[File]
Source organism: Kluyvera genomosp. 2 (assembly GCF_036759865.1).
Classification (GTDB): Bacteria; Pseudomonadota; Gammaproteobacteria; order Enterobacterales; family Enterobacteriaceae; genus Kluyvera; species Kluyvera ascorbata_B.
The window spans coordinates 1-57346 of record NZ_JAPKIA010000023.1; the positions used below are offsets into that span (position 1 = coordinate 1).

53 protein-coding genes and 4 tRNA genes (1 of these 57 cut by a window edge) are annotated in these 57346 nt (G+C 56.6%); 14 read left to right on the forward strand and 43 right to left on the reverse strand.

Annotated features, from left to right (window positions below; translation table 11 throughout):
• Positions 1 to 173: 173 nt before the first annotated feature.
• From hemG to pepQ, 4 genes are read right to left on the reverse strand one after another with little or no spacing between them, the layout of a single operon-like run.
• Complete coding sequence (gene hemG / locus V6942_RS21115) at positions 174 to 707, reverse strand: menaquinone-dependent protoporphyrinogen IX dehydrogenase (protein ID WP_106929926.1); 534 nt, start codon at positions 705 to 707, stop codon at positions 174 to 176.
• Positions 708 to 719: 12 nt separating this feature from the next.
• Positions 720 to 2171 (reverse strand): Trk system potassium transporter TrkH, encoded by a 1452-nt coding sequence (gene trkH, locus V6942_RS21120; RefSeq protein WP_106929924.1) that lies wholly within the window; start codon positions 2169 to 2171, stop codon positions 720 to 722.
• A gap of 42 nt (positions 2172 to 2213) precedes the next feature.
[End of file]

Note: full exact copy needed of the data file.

Source organism: Kluyvera genomosp. 2 (assembly GCF_036759865.1).
Classification (GTDB): Bacteria; Pseudomonadota; Gammaproteobacteria; order Enterobacterales; family Enterobacteriaceae; genus Kluyvera; species Kluyvera ascorbata_B.
The window spans coordinates 1-57346 of record NZ_JAPKIA010000023.1; the positions used below are offsets into that span (position 1 = coordinate 1).

53 protein-coding genes and 4 tRNA genes (1 of these 57 cut by a window edge) are annotated in these 57346 nt (G+C 56.6%); 14 read left to right on the forward strand and 43 right to left on the reverse strand.

Annotated features, from left to right (window positions below; translation table 11 throughout):
• Positions 1 to 173: 173 nt before the first annotated feature.
• From hemG to pepQ, 4 genes are read right to left on the reverse strand one after another with little or no spacing between them, the layout of a single operon-like run.
• Complete coding sequence (gene hemG / locus V6942_RS21115) at positions 174 to 707, reverse strand: menaquinone-dependent protoporphyrinogen IX dehydrogenase (protein ID WP_106929926.1); 534 nt, start codon at positions 705 to 707, stop codon at positions 174 to 176.
• Positions 708 to 719: 12 nt separating this feature from the next.
• Positions 720 to 2171 (reverse strand): Trk system potassium transporter TrkH, encoded by a 1452-nt coding sequence (gene trkH, locus V6942_RS21120; RefSeq protein WP_106929924.1) that lies wholly within the window; start codon positions 2169 to 2171, stop codon positions 720 to 722.
• A gap of 42 nt (positions 2172 to 2213) precedes the next feature.